I am sure you have all heard of the infamous “There Was an Old Lady…” books by Lucille Colandro. These entertaining books are an easy way to target a variety of speech and language goals. When using these books in therapy, I print out a set of visuals of all the items that crazy Old Lady swallows.
With visuals in hand, these are the most common goals I target with this fun book series :
Have students/clients describe each item mentioned in the story. When describing the items, target details such as function, category, attributes, etc.
Use the items mentioned in the book to create sentences with an incorrect plural form. For example, “The Old Lady swallowed two book.” Prompt students to read each sentence and correct the target word by providing the appropriate plural form.
Use companion visuals and pictures representing various pronouns. Next, prompt the student to give the item to “him, her, or them.” Note: The therapist can also give the item to someone and prompt the child to label, using the correct pronoun (i.e. “She has the book.”)
Compare items in the book to other items mentioned, or items in the immediate environment. Have students list at least two ways the items are similar, and two ways they are different. Draw a Venn Diagram to help organize the information.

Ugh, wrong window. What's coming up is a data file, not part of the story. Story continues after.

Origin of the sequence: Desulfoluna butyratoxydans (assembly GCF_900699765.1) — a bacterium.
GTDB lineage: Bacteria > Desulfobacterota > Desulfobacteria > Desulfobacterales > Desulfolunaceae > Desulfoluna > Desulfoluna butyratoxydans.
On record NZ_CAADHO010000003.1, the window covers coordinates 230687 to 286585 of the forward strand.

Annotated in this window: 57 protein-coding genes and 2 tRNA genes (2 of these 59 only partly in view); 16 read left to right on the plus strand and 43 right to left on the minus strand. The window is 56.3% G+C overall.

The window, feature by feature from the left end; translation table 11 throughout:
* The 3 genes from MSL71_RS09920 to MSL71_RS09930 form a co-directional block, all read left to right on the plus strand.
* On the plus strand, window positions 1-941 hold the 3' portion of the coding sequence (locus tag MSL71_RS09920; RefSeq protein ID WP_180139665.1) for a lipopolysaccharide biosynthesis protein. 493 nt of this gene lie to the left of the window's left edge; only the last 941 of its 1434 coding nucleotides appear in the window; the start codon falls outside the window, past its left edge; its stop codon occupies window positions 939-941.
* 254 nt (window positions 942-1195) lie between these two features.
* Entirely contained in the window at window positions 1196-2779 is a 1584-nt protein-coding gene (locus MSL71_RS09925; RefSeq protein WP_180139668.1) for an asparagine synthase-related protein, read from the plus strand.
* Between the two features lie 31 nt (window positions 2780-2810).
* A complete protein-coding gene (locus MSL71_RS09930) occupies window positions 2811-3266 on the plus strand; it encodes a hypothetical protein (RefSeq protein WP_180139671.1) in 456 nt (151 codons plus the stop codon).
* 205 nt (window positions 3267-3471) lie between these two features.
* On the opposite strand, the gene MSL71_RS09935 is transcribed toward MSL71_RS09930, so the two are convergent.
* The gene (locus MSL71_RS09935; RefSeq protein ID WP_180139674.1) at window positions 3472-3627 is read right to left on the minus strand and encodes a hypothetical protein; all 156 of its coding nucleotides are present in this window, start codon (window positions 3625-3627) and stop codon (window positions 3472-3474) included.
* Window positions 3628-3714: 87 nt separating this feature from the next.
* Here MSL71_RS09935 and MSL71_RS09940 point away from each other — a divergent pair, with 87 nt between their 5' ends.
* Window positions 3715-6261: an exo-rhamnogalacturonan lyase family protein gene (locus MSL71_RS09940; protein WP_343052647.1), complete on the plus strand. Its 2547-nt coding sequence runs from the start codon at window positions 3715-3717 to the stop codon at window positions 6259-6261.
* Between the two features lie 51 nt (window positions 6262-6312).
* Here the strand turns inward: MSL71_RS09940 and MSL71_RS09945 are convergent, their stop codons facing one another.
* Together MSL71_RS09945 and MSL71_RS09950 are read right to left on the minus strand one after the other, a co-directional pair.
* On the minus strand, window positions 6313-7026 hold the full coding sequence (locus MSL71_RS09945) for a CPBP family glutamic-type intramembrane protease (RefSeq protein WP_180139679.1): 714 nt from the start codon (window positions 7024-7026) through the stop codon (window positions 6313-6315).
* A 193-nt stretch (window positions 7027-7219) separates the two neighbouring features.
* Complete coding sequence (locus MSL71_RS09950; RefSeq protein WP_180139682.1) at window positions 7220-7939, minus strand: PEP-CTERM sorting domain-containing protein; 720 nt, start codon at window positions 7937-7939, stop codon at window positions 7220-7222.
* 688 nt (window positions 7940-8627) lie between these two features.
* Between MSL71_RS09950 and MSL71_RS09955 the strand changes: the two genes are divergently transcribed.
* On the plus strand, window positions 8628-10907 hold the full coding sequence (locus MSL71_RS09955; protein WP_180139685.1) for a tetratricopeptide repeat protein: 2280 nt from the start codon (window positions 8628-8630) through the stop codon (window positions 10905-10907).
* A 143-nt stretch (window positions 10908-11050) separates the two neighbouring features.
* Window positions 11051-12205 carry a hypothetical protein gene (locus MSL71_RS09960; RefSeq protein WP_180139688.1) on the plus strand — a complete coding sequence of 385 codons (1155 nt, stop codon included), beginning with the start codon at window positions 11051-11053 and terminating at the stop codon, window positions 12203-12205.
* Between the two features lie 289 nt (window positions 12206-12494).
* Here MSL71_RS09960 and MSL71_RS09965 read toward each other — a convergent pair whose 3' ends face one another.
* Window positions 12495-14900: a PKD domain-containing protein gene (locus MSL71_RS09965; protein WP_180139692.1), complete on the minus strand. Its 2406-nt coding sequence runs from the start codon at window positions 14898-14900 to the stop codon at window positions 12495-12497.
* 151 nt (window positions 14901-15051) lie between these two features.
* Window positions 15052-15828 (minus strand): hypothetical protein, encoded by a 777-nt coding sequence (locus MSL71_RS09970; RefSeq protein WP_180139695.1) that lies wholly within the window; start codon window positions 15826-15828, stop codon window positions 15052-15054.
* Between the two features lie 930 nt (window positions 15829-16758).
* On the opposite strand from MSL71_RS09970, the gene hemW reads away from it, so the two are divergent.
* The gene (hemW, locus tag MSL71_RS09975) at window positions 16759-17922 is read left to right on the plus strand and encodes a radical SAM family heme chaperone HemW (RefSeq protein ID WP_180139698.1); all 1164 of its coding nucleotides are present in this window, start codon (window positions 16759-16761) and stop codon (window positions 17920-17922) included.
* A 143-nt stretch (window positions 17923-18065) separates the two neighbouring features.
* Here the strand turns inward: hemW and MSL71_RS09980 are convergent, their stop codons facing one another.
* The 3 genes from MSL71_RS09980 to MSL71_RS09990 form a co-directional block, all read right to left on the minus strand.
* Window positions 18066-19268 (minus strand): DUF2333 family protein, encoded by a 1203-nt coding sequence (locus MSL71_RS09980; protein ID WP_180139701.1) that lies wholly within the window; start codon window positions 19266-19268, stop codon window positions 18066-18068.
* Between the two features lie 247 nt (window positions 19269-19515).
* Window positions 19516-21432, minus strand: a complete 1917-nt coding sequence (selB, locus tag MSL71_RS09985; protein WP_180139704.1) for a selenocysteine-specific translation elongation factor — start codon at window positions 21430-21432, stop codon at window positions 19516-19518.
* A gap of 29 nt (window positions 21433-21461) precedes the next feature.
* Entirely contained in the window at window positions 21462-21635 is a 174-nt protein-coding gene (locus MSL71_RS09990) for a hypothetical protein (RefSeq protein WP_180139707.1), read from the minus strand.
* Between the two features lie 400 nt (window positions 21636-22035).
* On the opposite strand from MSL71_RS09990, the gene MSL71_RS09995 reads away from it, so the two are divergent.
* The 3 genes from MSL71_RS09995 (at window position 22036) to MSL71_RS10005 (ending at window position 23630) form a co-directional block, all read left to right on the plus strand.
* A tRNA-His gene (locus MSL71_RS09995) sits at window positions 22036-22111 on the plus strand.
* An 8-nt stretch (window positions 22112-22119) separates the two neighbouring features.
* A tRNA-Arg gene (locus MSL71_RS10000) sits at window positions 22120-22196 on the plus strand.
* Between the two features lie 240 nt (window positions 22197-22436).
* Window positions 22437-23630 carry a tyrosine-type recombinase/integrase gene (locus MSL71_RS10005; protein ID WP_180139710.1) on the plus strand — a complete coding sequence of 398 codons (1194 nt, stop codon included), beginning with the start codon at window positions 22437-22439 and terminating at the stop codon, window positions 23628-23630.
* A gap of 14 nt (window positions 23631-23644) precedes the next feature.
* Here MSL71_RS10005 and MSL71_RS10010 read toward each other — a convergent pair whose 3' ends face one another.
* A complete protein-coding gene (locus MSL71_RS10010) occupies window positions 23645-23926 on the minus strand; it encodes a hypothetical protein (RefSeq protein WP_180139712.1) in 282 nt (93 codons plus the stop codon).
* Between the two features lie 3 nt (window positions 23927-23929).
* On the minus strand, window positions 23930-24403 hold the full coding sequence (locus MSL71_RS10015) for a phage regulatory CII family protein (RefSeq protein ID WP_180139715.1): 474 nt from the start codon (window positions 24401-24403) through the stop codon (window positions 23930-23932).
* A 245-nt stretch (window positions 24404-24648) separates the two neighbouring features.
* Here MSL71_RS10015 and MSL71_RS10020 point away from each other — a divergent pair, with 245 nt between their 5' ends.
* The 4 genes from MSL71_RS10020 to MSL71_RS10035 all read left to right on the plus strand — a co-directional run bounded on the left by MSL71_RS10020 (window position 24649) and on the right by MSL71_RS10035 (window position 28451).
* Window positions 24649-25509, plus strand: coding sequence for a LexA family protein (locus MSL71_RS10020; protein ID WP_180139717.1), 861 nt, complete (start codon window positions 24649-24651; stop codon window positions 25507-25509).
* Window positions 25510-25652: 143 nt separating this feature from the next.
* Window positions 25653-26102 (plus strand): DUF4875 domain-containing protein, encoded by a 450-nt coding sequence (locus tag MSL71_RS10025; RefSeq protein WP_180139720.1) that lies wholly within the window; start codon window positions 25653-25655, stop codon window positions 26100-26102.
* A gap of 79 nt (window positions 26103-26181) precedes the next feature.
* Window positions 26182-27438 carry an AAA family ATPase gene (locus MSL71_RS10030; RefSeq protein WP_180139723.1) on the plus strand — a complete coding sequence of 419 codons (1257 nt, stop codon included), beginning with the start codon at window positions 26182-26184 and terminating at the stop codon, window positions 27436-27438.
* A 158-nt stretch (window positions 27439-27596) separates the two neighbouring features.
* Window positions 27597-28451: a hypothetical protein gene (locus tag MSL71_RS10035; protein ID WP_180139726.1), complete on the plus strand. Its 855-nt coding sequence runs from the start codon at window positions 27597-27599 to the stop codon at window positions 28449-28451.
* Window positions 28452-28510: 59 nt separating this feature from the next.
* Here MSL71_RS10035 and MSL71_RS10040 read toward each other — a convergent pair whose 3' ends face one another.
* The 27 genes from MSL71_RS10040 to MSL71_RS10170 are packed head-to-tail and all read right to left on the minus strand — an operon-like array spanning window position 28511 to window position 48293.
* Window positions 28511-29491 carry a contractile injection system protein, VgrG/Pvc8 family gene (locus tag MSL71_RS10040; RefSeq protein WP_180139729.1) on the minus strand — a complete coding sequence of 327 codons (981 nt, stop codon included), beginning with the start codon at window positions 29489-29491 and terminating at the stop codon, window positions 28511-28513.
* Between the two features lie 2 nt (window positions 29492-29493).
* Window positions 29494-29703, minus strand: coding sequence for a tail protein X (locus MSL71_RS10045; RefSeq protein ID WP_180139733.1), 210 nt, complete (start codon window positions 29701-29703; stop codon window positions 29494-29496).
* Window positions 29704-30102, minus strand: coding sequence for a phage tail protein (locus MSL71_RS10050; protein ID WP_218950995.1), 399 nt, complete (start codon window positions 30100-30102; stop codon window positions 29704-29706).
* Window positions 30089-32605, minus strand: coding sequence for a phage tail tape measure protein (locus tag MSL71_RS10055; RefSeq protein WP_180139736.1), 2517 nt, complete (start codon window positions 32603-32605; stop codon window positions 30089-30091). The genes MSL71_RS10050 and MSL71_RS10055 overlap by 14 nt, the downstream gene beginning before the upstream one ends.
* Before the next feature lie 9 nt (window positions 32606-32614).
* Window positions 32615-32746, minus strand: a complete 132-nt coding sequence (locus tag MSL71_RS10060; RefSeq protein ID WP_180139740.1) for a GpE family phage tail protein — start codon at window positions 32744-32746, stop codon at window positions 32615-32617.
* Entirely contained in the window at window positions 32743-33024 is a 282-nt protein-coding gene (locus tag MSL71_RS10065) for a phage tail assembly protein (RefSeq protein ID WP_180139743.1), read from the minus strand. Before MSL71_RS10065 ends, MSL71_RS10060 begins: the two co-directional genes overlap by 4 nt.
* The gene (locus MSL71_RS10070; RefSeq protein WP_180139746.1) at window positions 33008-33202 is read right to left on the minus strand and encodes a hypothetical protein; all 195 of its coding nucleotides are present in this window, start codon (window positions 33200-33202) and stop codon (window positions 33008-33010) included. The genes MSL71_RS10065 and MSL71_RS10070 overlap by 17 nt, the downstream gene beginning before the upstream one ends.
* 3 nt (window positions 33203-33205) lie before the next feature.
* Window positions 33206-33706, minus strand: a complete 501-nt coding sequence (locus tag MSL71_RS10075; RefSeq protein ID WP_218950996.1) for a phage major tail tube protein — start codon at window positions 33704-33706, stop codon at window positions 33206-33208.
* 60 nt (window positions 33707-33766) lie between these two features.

5. Following Directions
Use visuals to target directions with modifiers. You can target temporal concepts by placing object visuals in a row of 3-4 and prompting the student to point to an object before/after they point to another object (i.e. “Point to the pencil before you point to the book. “)
You can target directions with spatial modifiers by having students hide the book visuals in various locations around the room.
This is definitely a common goal to target with this particular book series. Prompt students to recall what the Old Lady swallowed first, second, third, etc.
7. Identifying/Labeling basic vocabulary
These books typically have a theme, which make them great for reviewing basic vocabulary groups (i.e. winter clothes, school supplies, animals, etc.) Increase vocabulary skills by labeling common items mentioned in the story. Therapists can also target identifying words by having a student point/gesture to the target word from a visual field of two or three.
Ask simple yes/no questions regarding details in the book. Some examples include:
- Is the lady old?
- Is the lady at the beach?
- Did she eat a _______?
For younger clients, or clients who struggle with yes/no, ask very basic yes/no questions regarding objects mentioned in the book. Provide a visual and ask “Is this a ________?”
9. Speech Sounds
Use the Old Lady to help you target articulation goals. Have students think of objects that start with their sound that the Old Lady might eat next time she gets hungry.
You can also cut out a picture of the Old Lady and feed her articulation cards (the younger students love doing this)!
Here are some great packets from TPT to help you target all the speech and language goals with these books:
Which is your favorite ” There Was An Old Lady …” book? Let me know in the comments below 😊